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Richard A. BlakeMarch 11, 2022
Marlon Brando as Vito Corleone in 'The Godfather' (IMDB)

Editor’s note: “The Godfather” was released 50 years ago this month. This review appeared in America on March 25, 1972. The original grammar and style elements are preserved here.

Often films set at some distance lend a perspective to the here and now; they allow us to step back from our everyday skin to see who we really are. Bergman, for example, used a medieval knight in The Seventh Seal (1956) to reveal the crisis of faith in post-Christian Europe, and Robert Gardner, in Dead Birds (1963), used a primitive tribe of warriors in New Guinea to reveal the pathetic madness of a people, who like ourselves, have come to accept war as a normal way of life. And now The Godfather. How remote from actual experience, this world of violence and treachery, and yet how close to the soul of modern man.

With The Godfather, Francis Ford Coppola, at 33 years of age, has become a major new talent among American directors.

The mafiosi, murderers and extortionists all, emerge from the film as believable people, when they might easily have become comic gangsters or monsters. Their world tips wildly from the orbit of normalcy; it is a closed world, where their ghastly brutal work is considered an ordinary way to support a family. In the idyllic Sicily sequence, the quaint customs, the fierce family loyalties and the rigid patriarchal formality have a rustic lovely charm; in the New York underworld they are pathetic anachronisms. Yet it is precisely these grotesque rural customs that humanize the members of the famiglia. They are human in the midst of a sordid world, and they do what they must to survive. That is their way, and perhaps the way of all of us.

Don Vito Corleone, meaning lionhearted, is an aging racketeer whose empire and health both show the stress of old age. Brando brings depth and sensitivity to the part, but because of his long established “star” quality he has taken too much of the prerelease publicity. Al Pacino, as his son Michael, gives a virtuoso performance which should bring him instant recognition. He is an idealistic college graduate, marked for a career in the foreign land outside the mob, but gradually the destructive world of his father overwhelms him in its evil. He matures both in humanity and ruthlessness to become a calculating killer and worthy heir to the Don's empire.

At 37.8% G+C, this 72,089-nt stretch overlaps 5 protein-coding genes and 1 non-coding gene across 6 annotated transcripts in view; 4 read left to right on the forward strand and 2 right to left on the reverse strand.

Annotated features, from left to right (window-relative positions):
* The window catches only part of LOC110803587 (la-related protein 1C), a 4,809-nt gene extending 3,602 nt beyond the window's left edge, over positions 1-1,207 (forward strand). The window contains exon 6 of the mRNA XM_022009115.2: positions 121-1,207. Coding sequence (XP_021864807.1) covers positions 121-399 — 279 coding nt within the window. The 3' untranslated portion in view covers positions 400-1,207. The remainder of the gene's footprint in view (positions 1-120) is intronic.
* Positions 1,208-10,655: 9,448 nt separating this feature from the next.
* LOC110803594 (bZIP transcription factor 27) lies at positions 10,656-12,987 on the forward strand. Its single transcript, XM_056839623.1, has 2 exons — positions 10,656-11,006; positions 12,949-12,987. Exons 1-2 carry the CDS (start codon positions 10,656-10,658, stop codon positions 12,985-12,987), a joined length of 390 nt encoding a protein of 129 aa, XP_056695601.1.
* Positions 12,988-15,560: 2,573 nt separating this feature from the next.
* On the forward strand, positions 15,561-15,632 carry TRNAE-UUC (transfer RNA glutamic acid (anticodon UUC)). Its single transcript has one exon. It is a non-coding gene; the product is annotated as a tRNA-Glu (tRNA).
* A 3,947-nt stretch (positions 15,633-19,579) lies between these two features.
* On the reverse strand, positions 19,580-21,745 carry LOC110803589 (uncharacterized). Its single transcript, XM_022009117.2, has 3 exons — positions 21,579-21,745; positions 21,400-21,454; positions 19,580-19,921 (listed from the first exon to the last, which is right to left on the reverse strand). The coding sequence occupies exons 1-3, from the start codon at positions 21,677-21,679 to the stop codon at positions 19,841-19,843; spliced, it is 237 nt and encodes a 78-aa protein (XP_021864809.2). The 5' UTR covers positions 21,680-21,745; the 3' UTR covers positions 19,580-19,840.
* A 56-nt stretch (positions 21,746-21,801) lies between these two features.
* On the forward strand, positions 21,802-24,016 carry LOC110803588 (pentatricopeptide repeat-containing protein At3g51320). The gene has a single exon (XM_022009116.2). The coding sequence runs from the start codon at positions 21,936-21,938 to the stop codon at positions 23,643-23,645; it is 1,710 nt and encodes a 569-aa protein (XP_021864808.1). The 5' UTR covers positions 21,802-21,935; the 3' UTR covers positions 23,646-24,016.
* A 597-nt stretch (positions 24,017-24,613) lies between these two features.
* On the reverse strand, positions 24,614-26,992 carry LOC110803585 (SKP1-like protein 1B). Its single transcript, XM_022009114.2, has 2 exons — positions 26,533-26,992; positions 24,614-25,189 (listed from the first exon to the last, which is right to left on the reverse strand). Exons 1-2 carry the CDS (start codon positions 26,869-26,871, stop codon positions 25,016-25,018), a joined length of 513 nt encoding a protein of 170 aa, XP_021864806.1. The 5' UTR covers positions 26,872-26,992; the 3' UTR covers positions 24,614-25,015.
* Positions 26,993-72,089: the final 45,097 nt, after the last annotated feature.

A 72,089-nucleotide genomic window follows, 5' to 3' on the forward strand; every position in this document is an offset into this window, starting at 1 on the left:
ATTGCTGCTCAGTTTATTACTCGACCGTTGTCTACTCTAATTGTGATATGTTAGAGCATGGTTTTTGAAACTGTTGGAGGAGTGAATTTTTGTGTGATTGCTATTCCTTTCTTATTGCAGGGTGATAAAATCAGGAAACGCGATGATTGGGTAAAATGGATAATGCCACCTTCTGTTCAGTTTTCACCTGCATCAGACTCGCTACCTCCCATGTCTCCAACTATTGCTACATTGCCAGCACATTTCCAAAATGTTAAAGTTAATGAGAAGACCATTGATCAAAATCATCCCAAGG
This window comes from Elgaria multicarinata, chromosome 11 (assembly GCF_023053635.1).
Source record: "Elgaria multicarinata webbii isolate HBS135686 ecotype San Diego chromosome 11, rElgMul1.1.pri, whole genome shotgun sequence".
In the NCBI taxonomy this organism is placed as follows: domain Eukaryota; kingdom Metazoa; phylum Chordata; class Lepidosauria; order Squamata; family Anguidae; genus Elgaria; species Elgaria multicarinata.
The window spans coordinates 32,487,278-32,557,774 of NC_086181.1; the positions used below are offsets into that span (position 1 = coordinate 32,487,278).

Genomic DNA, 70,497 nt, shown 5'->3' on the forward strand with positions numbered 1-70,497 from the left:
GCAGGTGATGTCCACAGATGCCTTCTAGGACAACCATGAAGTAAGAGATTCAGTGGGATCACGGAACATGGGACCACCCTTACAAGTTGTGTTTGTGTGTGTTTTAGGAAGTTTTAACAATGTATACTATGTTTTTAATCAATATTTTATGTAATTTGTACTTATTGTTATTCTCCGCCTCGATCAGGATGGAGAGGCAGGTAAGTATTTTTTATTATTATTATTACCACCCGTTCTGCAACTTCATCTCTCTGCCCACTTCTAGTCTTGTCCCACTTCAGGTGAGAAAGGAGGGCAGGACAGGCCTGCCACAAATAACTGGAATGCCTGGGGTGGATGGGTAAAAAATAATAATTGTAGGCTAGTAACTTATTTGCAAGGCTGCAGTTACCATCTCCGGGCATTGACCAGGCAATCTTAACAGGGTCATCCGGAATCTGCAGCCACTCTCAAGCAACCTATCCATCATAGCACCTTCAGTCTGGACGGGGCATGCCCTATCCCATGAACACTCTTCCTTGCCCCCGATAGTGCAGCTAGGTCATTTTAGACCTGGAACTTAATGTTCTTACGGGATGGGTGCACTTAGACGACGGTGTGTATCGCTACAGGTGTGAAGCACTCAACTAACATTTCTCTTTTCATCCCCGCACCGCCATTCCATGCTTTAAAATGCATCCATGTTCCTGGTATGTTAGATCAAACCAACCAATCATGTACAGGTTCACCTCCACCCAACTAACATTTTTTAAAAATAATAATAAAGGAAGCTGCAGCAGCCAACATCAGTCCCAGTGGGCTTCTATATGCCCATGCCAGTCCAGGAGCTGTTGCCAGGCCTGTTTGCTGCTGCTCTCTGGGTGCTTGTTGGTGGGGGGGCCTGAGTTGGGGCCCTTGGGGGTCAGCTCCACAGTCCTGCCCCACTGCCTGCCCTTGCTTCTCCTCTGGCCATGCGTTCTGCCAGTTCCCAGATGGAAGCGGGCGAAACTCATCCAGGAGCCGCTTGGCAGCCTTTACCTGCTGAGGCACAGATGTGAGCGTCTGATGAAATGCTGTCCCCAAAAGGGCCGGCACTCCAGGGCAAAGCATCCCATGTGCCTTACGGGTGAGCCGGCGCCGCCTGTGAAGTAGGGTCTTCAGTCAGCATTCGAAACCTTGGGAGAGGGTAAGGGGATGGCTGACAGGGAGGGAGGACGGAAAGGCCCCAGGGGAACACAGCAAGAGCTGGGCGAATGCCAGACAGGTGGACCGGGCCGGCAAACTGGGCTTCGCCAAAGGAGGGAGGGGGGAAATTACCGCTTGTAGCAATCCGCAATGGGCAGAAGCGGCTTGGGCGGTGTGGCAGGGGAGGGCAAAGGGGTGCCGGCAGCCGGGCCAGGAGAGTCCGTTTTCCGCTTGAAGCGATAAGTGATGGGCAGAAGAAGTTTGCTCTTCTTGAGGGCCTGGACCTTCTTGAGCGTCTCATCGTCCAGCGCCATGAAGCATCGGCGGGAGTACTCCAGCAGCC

At three hours, The Godfather is by any reasonable standard too long to sustain interest, but most viewers will be sorry to see it end. 

With The Godfather, Francis Ford Coppola, at 33 years of age, has become a major new talent among American directors. Two sequences in particular are set pieces of editing and directing, and are even more remarkable because of their different styles. During a baptism at which Michael is godfather, his men plan and execute a series of assassinations designed to consolidate his power over the other famiglie. The ceremony drags on endlessly, but the intercutting of the preparations for the murders builds a palpable tension. The explosion of violence at the end of the sequence snaps the tension; it is almost a relief to end it all despite the horror of the bloodletting.

The second sequence, by contrast, is a tender, loving family portrait of Don Corleone and his infant grandson playing together in the garden of his estate. The Don is weak, but with his grandchild he appears perfectly at peace with himself. At this moment, when he appears most fully human, he dies quietly and gently, alone with his grandchild and his flowers. Alone, each of the two scenes is a cameo of directorial art; together they show Coppola's immense versatility.

Nino Rota, who prepared the music for all of Federico Felliní's great films, blends Italian folk themes and America kitsch of the 194O's into an effective comment on the dramatic action.

At three hours, The Godfather is by any reasonable standard too long to sustain interest, but most viewers will be sorry to see it end. 

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